How is the shingles shot given?

The CDC recommends that healthy adults 50 years and older get two doses of the shingles vaccine called Shingrix (recombinant zoster vaccine), separated by two to six months, to help prevent shingles and the complications from the disease.

How often do people get the shingles shot?

The CDC recommends that healthy adults 50 years and older get two doses of the shingles vaccine called Shingrix (recombinant zoster vaccine), separated by two to six months, to prevent shingles and the complications from the disease.

What does "Most insurance accepted" mean?

It means we accept over 5,000 health plans for vaccinations. Your out‐of‐pocket cost, if any, will depend on your specific insurance plan.

Who should get vaccinated?

Shingrix is approved for adults age 50 and older. Zostavax (a live vaccine previously used for prevention of herpes zoster) is no longer available for use in the United States as of November 18, 2020. You should get Shingrix even if in the past you had shingles, have received Zostavax, or are not sure if you had chicken pox. There is no maximum age for getting Shingrix.3

Who should NOT get vaccinated?

  • Patients with a history of severe allergic reaction (e.g. anaphylaxis) to any component of the vaccine or after a previous dose of Shingrix.
  • Patients who tested negative for immunity to the varicella zoster virus. If you test negative, you should get the chicken pox (varicella) vaccine.
  • Patients who currently have shingles.
  • Patients who are currently pregnant or breastfeeding. Women who are pregnant or breastfeeding should wait to get Shingrix.

What are the side effects?

Because the vaccine helps your body create a strong defense against shingles, you are likely to have temporary side effects from getting the shots. You may experience side effects after either dose or after both doses, which may include:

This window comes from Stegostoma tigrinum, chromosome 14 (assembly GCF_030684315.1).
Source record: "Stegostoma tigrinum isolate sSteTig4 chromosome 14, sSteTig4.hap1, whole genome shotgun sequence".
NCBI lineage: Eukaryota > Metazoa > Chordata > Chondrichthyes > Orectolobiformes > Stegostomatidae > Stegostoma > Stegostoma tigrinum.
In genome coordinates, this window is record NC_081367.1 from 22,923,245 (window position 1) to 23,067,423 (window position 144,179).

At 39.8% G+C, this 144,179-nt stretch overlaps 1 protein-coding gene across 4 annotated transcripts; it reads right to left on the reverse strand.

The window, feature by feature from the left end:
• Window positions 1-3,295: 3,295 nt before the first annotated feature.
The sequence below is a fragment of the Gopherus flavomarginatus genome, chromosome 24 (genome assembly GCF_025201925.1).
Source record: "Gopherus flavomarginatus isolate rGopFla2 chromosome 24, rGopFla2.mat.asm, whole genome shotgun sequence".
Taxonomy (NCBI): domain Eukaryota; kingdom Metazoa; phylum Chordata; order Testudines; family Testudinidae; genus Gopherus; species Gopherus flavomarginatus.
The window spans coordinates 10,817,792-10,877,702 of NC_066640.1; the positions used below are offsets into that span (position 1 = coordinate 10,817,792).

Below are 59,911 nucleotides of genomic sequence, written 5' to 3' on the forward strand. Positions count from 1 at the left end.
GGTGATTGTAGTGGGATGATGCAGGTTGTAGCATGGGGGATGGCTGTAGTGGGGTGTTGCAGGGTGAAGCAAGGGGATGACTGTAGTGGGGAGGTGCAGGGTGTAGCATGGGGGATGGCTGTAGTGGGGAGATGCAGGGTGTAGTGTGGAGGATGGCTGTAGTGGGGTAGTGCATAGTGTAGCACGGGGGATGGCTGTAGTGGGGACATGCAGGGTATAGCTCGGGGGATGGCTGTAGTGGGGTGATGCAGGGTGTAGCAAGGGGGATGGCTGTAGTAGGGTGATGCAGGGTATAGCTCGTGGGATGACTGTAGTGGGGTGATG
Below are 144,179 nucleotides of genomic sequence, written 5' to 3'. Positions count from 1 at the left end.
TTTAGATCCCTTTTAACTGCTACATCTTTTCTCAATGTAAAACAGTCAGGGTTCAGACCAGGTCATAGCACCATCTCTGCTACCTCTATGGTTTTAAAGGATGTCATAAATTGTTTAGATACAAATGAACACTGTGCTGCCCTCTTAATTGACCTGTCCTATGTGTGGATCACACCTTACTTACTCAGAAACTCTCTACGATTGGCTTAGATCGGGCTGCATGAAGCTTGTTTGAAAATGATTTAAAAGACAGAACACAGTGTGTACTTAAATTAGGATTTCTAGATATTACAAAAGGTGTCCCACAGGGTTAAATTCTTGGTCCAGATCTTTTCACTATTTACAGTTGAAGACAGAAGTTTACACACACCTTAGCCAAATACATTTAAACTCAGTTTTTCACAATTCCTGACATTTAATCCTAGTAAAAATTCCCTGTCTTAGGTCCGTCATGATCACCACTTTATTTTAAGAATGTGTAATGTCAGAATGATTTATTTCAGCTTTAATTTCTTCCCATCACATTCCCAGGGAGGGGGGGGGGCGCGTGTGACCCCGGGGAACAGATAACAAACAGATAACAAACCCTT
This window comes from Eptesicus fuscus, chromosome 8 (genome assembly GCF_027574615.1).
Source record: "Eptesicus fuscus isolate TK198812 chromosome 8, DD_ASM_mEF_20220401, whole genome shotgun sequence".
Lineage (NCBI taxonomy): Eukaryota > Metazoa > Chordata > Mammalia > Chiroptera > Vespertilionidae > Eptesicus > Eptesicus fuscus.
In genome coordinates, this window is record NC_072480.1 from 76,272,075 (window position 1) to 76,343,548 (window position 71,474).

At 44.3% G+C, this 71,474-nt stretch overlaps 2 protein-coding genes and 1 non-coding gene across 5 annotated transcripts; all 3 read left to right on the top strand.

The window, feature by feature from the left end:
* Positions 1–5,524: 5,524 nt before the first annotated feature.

• Redness, soreness, swelling at the site of the vaccination.
  • Tiredness, muscle pain, headache, shivering, fever, stomach pain or nausea.

About one out of six people who got Shingrix experienced side effects that prevented them from doing regular activities. Symptoms usually went away on their own in about two to three days.3

Like to learn more?

See all vaccinations

Visit www.cdc.gov/vaccines

*for vaccination availability: Vaccinations vary by state based on regulations. Age restrictions apply. See Immunization Scheduler for details.

  1. "Centers for Disease Control and Prevention. Shingles (herpes zoster) vaccination. Last updated July 1, 2019. Available at https://www.cdc.gov/shingles/vaccination.html. Accessed September 27, 2021."
  2. "US Food and Drug Administration. Package insert - Shingrix. GlaxoSmithKline Biologicals. Last updated July 2021. Available at https://www.fda.gov/media/108597/download. Accessed September 27, 2021."
  3. Centers for Disease Control and Prevention. What everyone should know about the shingles vaccine (Shingrix). Last updated January 25, 2018. Available at https://www.cdc.gov/vaccines/vpd/shingles/public/shingrix/index.html. Accessed September 27, 2021.